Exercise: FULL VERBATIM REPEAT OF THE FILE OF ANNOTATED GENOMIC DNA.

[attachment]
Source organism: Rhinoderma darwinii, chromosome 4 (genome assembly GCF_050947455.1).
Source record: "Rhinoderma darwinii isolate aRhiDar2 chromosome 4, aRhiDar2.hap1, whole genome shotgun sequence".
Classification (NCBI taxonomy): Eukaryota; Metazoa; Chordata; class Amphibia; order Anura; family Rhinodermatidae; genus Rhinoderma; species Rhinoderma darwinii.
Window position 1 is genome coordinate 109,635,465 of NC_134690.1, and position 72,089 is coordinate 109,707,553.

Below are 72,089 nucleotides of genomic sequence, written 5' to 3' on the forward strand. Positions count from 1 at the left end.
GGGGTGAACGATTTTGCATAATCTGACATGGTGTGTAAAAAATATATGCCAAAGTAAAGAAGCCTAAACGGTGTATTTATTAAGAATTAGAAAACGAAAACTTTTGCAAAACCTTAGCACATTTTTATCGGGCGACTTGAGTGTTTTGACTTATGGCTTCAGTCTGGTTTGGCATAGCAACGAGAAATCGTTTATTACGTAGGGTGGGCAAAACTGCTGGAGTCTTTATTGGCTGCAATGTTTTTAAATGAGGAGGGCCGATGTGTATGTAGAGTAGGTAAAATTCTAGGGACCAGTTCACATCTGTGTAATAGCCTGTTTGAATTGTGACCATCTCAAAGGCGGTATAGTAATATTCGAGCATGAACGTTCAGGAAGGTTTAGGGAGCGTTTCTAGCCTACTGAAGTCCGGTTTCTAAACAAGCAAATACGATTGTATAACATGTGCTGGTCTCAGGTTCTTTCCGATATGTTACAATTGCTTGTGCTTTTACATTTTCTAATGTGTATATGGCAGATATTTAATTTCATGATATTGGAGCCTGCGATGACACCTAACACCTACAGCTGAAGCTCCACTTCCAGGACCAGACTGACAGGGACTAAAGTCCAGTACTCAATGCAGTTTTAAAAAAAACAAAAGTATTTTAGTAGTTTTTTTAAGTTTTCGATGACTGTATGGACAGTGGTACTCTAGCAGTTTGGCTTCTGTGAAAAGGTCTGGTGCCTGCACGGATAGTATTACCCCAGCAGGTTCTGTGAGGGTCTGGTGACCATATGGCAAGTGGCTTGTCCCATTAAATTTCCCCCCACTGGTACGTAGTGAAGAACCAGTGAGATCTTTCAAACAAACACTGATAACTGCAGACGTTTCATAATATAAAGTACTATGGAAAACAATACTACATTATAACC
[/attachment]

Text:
Source organism: Rhinoderma darwinii, chromosome 4 (genome assembly GCF_050947455.1).
Source record: "Rhinoderma darwinii isolate aRhiDar2 chromosome 4, aRhiDar2.hap1, whole genome shotgun sequence".
Classification (NCBI taxonomy): Eukaryota; Metazoa; Chordata; class Amphibia; order Anura; family Rhinodermatidae; genus Rhinoderma; species Rhinoderma darwinii.
Window position 1 is genome coordinate 109,635,465 of NC_134690.1, and position 72,089 is coordinate 109,707,553.

Below are 72,089 nucleotides of genomic sequence, written 5' to 3' on the forward strand. Positions count from 1 at the left end.
GGGGTGAACGATTTTGCATAATCTGACATGGTGTGTAAAAAATATATGCCAAAGTAAAGAAGCCTAAACGGTGTATTTATTAAGAATTAGAAAACGAAAACTTTTGCAAAACCTTAGCACATTTTTATCGGGCGACTTGAGTGTTTTGACTTATGGCTTCAGTCTGGTTTGGCATAGCAACGAGAAATCGTTTATTACGTAGGGTGGGCAAAACTGCTGGAGTCTTTATTGGCTGCAATGTTTTTAAATGAGGAGGGCCGATGTGTATGTAGAGTAGGTAAAATTCTAGGGACCAGTTCACATCTGTGTAATAGCCTGTTTGAATTGTGACCATCTCAAAGGCGGTATAGTAATATTCGAGCATGAACGTTCAGGAAGGTTTAGGGAGCGTTTCTAGCCTACTGAAGTCCGGTTTCTAAACAAGCAAATACGATTGTATAACATGTGCTGGTCTCAGGTTCTTTCCGATATGTTACAATTGCTTGTGCTTTTACATTTTCTAATGTGTATATGGCAGATATTTAATTTCATGATATTGGAGCCTGCGATGACACCTAACACCTACAGCTGAAGCTCCACTTCCAGGACCAGACTGACAGGGACTAAAGTCCAGTACTCAATGCAGTTTTAAAAAAAACAAAAGTATTTTAGTAGTTTTTTTAAGTTTTCGATGACTGTATGGACAGTGGTACTCTAGCAGTTTGGCTTCTGTGAAAAGGTCTGGTGCCTGCACGGATAGTATTACCCCAGCAGGTTCTGTGAGGGTCTGGTGACCATATGGCAAGTGGCTTGTCCCATTAAATTTCCCCCCACTGGTACGTAGTGAAGAACCAGTGAGATCTTTCAAACAAACACTGATAACTGCAGACGTTTCATAATATAAAGTACTATGGAAAACAATACTACATTATAACC